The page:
Tired Of Unkept Promises, This Haryana Village Crowdfunded Rs 1 Crore To Build A Bridge

01/07/2015 8:59 PM IST | Updated 15/07/2016 8:25 AM IST
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TO GO WITH STORY 'INDIA-MONSOON-ECONOMY-FARM-DROUGHT' by Rupam Jain Nair Indian farmer Rameshwar Dayal (3R) speaks to Preet Singh (5L), a member of the All India Kisan Sabha (All India Farmers' Union) while surrounded by other local farmers in the village of Kherikhummar, in the northern state of Haryana on July 26, 2012. India's monsoon rains which lash the country each summer arrived late and have been feeble since, leading to hardship for hundreds of millions of farmers. The much-romanticised annual downpour that varies in strength from region to region is a lifeline for him and approximately two thirds of the 1.2-billion population who depend on agriculture for their incomes. AFP PHOTO/Roberto SCHMIDT (Photo credit should read ROBERTO SCHMIDT/AFP/GettyImages)

Protest against bureaucracy and red tapism in India is not uncommon. But, not often will you see a bunch of people rising up against it to make a difference.

Villagers from Haryana's Sirsa district just set a perfect example for the rest of us by crowdfunding Rs 1 crore to build a bridge for their daily commute.

According to an Economic Times report, Haryana villagers wanted a bridge over Ghaggar river so that they could reach Sirsa town with their farm produce faster to get easier access to markets in Punjab. When their plea to politicians and bureaucrats fell on deaf ears, they teamed up to built a 250-foot-long, 14-foot-wide bridge.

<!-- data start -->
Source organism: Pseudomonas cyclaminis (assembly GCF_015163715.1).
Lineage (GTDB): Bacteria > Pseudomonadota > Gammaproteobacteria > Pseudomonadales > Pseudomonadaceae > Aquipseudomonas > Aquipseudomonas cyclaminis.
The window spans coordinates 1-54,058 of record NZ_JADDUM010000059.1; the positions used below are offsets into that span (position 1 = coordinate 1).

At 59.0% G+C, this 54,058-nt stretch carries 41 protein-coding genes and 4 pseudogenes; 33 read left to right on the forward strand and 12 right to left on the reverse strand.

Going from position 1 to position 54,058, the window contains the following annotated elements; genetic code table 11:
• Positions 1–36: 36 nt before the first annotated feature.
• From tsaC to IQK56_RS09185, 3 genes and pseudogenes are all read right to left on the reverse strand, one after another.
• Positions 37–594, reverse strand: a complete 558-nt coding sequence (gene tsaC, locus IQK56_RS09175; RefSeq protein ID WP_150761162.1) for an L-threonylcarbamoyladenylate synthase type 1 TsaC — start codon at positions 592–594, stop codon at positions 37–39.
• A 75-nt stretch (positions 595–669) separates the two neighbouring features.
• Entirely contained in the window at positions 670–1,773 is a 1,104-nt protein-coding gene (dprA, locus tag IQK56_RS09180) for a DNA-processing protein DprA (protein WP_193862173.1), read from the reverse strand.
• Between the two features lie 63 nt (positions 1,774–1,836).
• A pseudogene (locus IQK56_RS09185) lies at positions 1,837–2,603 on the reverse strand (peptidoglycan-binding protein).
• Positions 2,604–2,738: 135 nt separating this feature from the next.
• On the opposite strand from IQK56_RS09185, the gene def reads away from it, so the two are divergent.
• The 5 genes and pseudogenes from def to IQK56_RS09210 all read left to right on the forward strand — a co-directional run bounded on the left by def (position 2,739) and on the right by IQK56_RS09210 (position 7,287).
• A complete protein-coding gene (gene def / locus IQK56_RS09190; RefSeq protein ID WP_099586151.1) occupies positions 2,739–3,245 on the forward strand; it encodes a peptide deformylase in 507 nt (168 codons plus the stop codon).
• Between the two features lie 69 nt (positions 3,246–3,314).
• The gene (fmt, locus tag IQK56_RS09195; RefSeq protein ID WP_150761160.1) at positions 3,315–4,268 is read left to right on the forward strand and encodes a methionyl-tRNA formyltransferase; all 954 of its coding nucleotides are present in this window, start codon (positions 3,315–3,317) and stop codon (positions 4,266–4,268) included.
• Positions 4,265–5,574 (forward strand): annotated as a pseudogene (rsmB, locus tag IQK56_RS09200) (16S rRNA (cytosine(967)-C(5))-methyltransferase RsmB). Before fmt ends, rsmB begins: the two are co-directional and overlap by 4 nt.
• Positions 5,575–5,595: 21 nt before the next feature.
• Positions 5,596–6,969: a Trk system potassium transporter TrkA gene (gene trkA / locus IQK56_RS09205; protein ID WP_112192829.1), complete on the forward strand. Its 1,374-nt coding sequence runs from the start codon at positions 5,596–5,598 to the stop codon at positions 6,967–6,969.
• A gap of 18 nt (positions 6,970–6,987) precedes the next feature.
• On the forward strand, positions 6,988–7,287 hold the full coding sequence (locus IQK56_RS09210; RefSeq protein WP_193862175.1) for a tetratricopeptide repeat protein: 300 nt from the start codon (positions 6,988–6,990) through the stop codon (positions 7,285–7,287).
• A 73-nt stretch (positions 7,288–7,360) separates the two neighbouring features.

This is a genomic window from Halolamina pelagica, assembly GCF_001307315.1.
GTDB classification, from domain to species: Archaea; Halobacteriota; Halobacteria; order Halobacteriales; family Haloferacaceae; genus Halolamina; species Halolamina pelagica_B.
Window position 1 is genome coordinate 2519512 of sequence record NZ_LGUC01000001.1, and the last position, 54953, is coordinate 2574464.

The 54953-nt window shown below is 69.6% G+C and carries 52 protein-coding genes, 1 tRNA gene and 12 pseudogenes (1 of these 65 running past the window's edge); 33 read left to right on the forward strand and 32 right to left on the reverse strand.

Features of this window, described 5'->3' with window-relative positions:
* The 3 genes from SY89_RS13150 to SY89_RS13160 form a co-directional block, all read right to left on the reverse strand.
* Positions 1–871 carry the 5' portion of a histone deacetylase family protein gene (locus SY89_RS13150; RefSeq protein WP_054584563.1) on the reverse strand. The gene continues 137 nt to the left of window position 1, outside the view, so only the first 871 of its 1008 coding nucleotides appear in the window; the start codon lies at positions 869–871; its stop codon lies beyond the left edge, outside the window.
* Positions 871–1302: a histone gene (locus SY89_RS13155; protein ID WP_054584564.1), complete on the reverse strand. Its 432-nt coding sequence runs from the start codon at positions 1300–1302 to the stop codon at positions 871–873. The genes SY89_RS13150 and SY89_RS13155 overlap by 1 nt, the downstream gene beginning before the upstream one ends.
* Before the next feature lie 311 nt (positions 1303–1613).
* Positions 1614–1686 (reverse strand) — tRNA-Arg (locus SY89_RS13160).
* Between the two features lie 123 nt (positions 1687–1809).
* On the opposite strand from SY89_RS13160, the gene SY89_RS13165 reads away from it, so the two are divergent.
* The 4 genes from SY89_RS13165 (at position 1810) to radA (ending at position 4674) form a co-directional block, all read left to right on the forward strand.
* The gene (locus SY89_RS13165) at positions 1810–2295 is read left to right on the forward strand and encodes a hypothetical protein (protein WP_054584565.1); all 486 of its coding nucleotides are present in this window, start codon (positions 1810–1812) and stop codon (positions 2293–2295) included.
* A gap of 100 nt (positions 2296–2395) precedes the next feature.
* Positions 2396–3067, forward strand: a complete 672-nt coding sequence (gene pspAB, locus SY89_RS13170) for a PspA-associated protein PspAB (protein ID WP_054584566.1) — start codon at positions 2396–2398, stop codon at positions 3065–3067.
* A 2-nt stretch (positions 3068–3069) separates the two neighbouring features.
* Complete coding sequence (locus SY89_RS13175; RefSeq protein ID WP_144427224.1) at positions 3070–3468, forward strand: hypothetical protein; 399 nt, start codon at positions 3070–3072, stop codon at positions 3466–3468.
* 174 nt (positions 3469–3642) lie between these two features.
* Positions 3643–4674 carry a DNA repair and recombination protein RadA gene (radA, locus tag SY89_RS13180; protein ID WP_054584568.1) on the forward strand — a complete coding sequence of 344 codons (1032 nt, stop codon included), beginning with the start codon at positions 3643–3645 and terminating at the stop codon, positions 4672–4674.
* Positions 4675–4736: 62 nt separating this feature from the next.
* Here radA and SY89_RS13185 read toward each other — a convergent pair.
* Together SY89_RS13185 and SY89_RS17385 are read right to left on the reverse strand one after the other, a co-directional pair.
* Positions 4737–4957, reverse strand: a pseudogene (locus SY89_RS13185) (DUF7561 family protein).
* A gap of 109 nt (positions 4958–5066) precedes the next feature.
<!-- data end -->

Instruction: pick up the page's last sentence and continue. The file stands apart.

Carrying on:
The bridge connects Aleeka and Panihari villages to Sirsa.

One of the villagers, Hardev Singh, told Economic Times that they are not inviting any politicians for the inauguration.

"For us, a labourer who contributed Rs 500 and a widow who contributed her pension of Rs 1,000 are more important than those who fooled us for more than three decades,'' he said.

Hardev Singh was the man who came up with the idea of building the bridge. On a visit to Rajasthan, Singh came across an engineer who was supervising construction of a government bridge. Singh then discussed the idea with his fellow villagers and decided to make their own bridge.

The construction work that started in April last year, is near completion now. Once completed, the bridge will be a lifeline for 1.25 lakh people.

Recently, fed up with the civic authorities who failed to repair a pothole in the middle of the Sulthanpalya Main Road in north Bangalore, artist Baadal Nanjundaswamy turned the giant pothole into an artificial pond by planting the life sized crocodile in it.

After his pictures grabbed some attention on social media, the Bangalore municipal corporation covered up the pothole in just a day.

If you had doubts about the power of 'Aam Aadmi', the Haryana villagers story will make you believe otherwise.

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